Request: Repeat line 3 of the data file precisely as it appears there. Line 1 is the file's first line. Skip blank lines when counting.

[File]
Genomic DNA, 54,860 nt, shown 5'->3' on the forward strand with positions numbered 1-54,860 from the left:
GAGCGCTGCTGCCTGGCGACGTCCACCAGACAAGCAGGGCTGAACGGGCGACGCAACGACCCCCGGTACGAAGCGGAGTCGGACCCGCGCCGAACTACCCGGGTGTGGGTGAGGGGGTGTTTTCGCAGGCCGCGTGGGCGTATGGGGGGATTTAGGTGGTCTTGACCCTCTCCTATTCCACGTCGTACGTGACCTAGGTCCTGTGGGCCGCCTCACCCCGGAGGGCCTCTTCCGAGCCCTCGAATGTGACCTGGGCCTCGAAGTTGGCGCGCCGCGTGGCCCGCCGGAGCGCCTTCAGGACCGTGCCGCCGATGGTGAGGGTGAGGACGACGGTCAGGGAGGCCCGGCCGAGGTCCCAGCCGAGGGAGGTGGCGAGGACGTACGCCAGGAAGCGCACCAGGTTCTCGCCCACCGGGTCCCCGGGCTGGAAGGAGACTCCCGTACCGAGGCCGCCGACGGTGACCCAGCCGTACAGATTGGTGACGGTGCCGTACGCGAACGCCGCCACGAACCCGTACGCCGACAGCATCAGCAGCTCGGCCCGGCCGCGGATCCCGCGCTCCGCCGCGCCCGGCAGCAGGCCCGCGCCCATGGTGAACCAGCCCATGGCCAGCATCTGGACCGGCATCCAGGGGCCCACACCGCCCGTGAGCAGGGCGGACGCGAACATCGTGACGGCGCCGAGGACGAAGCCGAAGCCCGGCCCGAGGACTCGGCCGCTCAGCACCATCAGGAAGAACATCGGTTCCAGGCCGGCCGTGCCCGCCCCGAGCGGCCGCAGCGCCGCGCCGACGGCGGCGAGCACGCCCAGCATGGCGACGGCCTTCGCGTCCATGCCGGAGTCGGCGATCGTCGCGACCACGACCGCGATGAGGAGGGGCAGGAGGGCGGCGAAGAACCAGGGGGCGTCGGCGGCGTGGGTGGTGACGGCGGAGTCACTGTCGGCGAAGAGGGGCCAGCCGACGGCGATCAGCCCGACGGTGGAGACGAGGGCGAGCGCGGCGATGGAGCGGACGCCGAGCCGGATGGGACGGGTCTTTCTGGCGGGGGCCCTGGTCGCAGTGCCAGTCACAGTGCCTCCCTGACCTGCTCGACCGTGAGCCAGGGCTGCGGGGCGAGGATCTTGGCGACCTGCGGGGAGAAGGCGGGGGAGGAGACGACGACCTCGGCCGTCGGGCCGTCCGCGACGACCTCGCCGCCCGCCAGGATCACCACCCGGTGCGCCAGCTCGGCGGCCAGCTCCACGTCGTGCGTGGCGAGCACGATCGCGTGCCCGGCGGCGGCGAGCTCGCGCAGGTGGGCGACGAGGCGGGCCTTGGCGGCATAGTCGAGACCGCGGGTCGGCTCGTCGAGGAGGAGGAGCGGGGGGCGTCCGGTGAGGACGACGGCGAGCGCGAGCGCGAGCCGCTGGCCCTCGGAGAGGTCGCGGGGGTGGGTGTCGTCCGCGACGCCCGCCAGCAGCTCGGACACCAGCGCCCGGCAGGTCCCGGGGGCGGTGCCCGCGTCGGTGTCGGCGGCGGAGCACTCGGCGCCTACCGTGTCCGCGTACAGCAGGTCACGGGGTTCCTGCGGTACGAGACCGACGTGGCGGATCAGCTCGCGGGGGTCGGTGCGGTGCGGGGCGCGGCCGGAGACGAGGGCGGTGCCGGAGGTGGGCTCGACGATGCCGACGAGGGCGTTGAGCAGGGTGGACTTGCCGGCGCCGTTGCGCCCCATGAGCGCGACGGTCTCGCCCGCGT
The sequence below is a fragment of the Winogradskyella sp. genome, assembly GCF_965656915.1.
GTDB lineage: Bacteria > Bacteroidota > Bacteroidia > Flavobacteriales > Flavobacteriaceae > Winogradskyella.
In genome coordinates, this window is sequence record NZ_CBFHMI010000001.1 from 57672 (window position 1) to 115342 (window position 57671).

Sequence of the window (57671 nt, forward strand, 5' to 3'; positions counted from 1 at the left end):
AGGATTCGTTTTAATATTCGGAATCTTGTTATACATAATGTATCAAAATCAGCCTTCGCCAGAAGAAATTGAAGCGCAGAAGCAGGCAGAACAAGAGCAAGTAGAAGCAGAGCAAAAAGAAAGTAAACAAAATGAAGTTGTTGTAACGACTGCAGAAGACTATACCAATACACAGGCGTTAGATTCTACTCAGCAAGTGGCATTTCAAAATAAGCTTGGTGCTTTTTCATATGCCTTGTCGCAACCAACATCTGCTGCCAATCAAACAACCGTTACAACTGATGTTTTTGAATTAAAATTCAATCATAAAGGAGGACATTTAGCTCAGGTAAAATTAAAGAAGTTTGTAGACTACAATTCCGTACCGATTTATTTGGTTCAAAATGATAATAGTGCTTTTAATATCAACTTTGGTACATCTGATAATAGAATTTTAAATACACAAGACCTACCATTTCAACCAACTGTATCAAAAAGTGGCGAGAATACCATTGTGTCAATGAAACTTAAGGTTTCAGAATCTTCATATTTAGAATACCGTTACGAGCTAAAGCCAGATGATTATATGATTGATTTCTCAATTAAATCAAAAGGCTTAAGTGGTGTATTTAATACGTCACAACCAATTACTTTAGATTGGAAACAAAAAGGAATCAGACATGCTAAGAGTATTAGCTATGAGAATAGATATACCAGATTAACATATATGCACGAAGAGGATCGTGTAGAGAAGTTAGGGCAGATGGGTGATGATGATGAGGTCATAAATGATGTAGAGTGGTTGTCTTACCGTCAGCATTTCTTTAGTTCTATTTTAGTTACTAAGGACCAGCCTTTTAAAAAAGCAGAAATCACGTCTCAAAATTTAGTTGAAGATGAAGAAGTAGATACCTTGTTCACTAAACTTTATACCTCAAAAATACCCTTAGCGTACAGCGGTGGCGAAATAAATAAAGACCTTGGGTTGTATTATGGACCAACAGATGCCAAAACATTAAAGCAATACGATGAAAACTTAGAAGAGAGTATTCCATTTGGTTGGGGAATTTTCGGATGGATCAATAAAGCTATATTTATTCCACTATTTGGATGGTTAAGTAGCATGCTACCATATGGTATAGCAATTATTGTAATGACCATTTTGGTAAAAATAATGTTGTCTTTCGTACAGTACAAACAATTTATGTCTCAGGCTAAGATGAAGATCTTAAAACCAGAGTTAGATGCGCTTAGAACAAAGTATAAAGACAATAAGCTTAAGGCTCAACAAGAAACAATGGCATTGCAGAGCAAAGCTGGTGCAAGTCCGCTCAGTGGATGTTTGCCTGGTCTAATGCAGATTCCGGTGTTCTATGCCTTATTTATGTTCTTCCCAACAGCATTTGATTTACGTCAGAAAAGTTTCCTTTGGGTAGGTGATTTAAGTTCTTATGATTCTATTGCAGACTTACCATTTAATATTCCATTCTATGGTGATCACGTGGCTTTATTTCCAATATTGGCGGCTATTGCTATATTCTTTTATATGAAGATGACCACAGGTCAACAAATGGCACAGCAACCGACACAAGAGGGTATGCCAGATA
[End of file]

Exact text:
The sequence below is a fragment of the Winogradskyella sp. genome, assembly GCF_965656915.1.